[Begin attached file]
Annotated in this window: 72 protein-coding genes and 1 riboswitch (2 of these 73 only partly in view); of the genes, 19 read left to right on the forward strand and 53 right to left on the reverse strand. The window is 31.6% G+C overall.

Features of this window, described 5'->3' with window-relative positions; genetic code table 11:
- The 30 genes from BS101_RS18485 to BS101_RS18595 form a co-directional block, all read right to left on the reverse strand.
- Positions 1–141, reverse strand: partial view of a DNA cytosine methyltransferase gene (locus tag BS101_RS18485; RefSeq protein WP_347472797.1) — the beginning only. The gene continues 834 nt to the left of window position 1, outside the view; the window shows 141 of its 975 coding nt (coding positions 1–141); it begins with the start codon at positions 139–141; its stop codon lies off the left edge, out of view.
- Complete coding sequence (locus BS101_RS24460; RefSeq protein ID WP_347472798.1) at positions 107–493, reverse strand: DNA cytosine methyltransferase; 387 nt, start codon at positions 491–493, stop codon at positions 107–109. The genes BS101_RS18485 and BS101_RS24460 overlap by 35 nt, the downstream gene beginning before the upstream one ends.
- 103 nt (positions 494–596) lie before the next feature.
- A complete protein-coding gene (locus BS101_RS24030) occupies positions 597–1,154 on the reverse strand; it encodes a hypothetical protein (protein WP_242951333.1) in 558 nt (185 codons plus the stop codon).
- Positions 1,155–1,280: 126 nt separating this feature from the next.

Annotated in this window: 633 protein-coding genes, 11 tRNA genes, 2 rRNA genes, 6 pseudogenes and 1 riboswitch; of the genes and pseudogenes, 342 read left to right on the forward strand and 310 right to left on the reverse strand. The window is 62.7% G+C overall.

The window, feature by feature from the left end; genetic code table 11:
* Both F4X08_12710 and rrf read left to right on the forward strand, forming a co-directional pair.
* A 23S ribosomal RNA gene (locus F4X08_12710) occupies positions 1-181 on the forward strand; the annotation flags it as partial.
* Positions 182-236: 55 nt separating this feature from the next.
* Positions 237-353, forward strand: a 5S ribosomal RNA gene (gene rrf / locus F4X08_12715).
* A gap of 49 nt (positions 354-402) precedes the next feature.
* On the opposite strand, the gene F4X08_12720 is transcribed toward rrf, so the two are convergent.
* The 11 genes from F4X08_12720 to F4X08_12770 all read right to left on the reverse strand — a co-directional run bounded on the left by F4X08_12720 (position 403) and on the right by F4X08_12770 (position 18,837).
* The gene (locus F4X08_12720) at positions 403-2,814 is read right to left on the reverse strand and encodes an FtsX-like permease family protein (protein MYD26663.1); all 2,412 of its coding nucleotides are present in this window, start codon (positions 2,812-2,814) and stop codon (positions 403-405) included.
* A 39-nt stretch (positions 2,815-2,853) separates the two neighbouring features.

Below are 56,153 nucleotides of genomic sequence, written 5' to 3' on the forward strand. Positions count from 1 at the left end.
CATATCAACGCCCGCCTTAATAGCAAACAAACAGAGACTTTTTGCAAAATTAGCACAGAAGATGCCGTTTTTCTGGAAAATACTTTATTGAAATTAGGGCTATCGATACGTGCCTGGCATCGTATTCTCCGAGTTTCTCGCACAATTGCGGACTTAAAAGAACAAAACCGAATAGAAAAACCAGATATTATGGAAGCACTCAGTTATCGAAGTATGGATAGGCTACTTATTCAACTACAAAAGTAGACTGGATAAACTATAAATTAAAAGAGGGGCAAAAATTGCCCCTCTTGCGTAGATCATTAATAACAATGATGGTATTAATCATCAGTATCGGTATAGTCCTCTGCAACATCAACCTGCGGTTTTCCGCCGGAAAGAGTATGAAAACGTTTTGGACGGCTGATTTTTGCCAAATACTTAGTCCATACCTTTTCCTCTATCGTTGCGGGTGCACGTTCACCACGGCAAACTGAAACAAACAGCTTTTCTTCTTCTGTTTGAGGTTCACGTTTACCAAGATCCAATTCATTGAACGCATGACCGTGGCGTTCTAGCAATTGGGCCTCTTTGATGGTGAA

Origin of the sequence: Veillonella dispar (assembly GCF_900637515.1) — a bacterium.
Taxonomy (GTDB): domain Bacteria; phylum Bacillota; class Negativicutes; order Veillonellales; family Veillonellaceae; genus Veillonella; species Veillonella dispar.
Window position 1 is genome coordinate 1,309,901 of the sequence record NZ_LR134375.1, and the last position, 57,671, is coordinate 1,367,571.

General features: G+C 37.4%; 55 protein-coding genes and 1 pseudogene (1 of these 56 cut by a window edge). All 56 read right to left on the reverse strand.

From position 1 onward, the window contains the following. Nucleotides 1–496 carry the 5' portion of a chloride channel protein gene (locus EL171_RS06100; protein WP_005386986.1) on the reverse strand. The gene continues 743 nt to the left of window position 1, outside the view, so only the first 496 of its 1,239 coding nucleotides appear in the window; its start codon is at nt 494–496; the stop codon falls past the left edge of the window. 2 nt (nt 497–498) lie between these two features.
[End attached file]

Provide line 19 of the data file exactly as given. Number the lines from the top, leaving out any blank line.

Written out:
* A 39-nt stretch (positions 2,815-2,853) separates the two neighbouring features.